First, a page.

What is Postnatal Depression?
Having a baby can be a joyous experience, if the parents have the coping mechanisms in place to support them. Without these coping mechanisms in place their emotions can quickly flip: positive emotions can suddenly become negative. If left unchecked these negative feelings can lead to postnatal/postpartum depression in women and postnatal depression (PND) in men.
Introduction to Postnatal Depression
Postnatal depression, also known as postpartum depression, is a type of depression that can be experienced by parents after the birth of a baby. It usually develops in the first 4 to 6 weeks after having the baby, but not always. It can develop later.
Postnatal depression, unlike any other form of depression, can be predicted. There are certain factors that you can assess in a pregnant woman’s, or her partner’s, life that will help you determine the likelihood that they will develop postnatal depression. Find out more about the causes of postnatal depression.
Around 50% of women will suffer from the baby blues after giving birth but for most of them it passes quickly. Baby blues is not the same as postnatal depression but can be regarded as a precursor to it. Baby blues often occurs around the fourth day after delivery of the baby and usually lasts a matter of days or up to a week. Only if it lasts more than two weeks is it considered to have developed into postnatal depression.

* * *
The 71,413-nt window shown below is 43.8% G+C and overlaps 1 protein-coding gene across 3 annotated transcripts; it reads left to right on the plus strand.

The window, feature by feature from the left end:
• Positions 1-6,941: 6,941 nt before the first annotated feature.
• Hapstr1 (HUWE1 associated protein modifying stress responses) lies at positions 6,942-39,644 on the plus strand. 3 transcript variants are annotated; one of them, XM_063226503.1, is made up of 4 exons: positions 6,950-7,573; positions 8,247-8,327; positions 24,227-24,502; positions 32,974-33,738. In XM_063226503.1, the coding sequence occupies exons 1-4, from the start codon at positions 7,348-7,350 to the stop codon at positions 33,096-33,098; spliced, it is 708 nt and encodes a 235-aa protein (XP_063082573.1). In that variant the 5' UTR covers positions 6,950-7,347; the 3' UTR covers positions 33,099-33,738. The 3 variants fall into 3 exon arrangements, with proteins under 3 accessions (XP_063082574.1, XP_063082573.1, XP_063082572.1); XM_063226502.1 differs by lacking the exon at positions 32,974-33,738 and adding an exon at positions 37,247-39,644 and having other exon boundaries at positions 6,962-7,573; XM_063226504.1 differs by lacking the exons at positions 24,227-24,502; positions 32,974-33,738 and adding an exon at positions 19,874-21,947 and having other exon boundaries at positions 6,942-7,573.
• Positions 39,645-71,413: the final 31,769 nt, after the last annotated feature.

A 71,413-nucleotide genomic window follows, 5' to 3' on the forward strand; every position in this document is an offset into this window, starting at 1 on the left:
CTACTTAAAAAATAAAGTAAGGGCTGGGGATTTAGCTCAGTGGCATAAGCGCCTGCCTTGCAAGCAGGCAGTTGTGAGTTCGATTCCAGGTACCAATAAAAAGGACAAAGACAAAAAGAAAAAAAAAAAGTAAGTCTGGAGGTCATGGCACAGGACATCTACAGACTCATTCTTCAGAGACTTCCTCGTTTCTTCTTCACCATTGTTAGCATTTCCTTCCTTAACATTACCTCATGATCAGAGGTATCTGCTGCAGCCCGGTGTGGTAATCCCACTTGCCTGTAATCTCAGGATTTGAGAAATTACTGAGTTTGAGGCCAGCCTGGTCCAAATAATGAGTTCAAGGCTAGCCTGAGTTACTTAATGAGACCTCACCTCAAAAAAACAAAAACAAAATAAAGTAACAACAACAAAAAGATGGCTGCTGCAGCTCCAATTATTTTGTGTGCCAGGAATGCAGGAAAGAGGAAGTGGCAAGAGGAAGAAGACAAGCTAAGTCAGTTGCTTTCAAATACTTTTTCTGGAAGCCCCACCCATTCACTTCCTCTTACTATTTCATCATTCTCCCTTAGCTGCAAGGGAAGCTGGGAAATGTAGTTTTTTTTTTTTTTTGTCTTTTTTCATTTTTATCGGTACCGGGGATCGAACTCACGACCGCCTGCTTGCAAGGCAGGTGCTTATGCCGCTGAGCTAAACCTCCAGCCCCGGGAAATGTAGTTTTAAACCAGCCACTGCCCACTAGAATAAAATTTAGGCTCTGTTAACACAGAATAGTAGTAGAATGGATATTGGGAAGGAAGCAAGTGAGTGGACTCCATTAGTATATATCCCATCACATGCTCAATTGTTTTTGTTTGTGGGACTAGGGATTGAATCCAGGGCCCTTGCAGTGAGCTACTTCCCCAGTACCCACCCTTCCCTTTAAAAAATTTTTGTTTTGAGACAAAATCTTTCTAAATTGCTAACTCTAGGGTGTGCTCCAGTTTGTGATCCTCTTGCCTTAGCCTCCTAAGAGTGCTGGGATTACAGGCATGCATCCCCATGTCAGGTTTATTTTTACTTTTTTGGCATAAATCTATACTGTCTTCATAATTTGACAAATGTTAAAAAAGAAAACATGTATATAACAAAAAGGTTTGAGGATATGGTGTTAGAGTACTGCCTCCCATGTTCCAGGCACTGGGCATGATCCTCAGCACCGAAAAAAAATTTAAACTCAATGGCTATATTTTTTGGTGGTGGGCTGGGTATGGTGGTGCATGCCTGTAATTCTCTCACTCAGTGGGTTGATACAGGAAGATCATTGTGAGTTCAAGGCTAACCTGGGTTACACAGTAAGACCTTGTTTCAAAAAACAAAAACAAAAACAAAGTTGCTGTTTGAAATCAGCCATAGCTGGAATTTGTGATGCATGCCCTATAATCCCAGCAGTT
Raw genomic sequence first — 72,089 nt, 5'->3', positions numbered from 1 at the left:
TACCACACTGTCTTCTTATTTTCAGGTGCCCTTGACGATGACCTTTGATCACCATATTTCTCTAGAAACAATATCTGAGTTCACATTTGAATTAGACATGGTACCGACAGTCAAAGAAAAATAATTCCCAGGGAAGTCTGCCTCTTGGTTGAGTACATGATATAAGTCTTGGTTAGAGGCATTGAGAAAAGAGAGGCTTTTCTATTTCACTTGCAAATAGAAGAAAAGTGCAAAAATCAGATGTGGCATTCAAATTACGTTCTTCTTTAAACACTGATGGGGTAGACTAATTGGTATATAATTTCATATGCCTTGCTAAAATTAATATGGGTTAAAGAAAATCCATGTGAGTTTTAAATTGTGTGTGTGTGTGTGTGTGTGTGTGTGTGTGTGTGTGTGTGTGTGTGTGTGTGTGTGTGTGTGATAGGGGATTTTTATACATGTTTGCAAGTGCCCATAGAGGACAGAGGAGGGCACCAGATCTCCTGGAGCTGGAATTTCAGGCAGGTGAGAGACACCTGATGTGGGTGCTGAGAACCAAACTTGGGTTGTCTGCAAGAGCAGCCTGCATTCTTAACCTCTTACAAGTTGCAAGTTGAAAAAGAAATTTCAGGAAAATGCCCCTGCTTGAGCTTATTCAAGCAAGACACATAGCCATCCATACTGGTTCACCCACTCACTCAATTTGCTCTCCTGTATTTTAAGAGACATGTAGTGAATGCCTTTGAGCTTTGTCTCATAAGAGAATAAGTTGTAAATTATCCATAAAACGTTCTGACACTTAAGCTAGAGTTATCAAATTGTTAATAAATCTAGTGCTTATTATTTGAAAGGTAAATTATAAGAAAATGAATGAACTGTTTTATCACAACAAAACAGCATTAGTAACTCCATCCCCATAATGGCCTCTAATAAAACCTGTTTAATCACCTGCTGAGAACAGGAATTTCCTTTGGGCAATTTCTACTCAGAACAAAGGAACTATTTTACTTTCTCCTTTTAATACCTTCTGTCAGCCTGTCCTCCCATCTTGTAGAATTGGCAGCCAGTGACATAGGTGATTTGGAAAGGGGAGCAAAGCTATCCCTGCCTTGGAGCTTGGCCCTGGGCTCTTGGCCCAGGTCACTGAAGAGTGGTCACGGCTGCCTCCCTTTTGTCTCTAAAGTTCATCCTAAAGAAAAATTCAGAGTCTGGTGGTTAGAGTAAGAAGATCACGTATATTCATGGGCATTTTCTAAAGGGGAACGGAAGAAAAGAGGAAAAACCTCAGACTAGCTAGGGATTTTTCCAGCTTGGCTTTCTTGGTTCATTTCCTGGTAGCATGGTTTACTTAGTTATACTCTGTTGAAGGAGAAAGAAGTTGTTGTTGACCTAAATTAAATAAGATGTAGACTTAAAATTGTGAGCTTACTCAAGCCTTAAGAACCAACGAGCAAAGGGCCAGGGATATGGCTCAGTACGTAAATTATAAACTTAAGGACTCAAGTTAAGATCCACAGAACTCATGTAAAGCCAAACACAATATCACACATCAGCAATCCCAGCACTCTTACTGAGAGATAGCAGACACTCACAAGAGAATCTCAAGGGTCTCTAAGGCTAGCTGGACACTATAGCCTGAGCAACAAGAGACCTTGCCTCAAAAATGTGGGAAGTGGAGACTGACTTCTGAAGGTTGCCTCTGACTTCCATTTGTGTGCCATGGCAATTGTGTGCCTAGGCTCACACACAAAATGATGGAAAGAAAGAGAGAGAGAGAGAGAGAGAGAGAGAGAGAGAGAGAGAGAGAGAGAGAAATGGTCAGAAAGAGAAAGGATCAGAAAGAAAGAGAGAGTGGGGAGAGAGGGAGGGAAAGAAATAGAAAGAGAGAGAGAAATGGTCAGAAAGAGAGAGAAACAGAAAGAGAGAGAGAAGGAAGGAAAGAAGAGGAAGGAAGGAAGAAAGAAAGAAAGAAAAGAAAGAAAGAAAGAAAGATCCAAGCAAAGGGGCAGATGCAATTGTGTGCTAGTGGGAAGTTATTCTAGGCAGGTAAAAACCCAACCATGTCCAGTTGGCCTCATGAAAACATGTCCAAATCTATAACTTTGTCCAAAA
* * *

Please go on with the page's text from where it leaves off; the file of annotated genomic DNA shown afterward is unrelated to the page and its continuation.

Postnatal Depression Statistics
- 10% to 15% of mothers will suffer from postnatal depression
- 1% of mothers will get psychotic depression that requires the intervention of a psychiatrist
- 10% of men will also be affected by postnatal depression
- There’s a 50% chance that if the mother suffers from PND the father will also suffer from PND
- 10% of women who have a baby will develop Obsessive Compulsive Disorder (OCD)